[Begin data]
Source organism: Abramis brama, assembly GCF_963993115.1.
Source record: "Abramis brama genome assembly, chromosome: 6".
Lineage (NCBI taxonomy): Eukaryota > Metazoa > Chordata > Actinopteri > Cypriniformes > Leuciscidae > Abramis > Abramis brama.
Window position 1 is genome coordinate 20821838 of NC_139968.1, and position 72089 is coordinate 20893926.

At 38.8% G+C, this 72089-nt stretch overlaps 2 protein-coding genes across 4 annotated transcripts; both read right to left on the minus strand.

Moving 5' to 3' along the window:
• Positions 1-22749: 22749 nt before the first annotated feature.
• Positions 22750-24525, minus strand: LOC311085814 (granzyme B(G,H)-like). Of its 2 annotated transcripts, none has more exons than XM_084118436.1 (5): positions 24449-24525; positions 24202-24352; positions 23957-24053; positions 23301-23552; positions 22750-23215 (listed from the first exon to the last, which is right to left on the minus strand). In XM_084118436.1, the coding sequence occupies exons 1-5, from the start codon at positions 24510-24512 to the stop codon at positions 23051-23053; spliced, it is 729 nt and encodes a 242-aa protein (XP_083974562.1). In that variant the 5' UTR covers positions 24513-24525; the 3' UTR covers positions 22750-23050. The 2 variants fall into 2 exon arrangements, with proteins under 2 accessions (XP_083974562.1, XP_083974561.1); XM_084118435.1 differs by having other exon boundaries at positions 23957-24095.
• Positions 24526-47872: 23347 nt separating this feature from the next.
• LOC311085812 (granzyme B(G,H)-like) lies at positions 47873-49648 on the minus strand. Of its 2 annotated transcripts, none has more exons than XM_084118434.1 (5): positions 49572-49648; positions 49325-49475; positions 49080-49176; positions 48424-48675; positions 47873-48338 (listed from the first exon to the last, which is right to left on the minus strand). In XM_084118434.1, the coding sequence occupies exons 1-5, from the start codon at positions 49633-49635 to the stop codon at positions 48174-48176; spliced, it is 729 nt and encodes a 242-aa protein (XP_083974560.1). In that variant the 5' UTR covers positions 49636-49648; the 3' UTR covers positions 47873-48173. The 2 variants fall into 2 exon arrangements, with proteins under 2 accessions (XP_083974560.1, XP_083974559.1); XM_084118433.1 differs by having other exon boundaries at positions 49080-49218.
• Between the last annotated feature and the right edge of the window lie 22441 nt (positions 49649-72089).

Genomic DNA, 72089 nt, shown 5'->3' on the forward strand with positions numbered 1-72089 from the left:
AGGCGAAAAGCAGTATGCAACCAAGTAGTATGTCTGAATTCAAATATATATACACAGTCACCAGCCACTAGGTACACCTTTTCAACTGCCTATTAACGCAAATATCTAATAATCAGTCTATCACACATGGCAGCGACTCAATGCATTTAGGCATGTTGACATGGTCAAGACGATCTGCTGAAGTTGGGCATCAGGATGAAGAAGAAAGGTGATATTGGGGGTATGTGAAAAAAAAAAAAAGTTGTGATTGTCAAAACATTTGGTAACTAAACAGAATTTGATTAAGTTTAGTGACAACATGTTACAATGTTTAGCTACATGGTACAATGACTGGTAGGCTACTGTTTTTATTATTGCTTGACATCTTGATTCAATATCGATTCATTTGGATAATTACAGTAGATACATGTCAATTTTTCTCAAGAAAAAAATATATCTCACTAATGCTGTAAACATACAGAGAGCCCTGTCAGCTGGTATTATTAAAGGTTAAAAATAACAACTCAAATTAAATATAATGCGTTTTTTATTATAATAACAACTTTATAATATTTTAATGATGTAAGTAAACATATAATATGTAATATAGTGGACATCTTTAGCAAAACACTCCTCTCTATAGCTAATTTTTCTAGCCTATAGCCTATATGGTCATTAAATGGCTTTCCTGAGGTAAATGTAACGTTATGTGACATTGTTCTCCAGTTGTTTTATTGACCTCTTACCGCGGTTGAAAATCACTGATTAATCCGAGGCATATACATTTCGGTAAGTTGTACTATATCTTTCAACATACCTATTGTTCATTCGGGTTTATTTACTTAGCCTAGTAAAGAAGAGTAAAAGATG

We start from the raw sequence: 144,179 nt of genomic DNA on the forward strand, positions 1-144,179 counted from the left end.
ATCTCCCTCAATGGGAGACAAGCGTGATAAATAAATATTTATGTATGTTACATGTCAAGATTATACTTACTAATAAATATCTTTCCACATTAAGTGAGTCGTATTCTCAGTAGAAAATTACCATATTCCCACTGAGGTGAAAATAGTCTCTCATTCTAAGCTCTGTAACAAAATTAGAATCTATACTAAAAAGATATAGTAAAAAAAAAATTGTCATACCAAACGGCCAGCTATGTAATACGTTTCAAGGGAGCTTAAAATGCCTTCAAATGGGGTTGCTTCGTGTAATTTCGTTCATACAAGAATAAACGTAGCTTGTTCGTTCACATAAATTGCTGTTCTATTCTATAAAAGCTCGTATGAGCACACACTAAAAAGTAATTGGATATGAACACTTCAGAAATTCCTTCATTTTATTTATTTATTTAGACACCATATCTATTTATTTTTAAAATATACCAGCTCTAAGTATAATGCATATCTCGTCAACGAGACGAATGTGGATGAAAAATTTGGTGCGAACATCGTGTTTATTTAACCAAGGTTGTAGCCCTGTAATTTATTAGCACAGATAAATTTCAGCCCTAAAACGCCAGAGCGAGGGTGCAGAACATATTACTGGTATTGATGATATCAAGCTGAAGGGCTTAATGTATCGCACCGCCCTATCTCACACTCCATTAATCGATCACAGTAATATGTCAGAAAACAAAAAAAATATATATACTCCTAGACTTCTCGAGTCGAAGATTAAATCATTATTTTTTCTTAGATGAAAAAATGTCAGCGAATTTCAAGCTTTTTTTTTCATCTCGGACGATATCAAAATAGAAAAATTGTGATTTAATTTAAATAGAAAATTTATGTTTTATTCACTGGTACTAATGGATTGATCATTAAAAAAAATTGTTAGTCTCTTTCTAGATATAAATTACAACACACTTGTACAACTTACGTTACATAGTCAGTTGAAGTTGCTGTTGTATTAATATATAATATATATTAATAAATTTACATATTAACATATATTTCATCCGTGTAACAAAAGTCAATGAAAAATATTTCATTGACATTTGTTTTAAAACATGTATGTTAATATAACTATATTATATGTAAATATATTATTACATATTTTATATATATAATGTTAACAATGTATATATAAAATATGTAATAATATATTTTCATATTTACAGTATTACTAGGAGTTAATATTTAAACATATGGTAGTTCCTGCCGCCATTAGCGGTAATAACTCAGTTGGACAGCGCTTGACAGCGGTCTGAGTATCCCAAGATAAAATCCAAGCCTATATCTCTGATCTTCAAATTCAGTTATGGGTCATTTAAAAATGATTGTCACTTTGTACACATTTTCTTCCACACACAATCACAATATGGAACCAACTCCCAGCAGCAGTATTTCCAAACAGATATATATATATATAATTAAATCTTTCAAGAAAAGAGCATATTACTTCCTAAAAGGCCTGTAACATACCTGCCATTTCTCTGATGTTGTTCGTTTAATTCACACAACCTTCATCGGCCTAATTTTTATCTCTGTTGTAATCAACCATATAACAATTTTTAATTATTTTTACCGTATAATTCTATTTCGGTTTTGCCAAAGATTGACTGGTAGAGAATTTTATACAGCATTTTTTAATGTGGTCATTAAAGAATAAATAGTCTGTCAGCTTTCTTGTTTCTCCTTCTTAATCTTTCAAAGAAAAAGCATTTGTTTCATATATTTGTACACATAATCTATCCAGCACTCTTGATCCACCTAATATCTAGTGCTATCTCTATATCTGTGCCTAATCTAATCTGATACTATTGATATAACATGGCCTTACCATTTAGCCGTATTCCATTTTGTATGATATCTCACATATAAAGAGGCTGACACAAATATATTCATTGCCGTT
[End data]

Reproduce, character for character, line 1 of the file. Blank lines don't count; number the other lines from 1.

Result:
Source organism: Abramis brama, assembly GCF_963993115.1.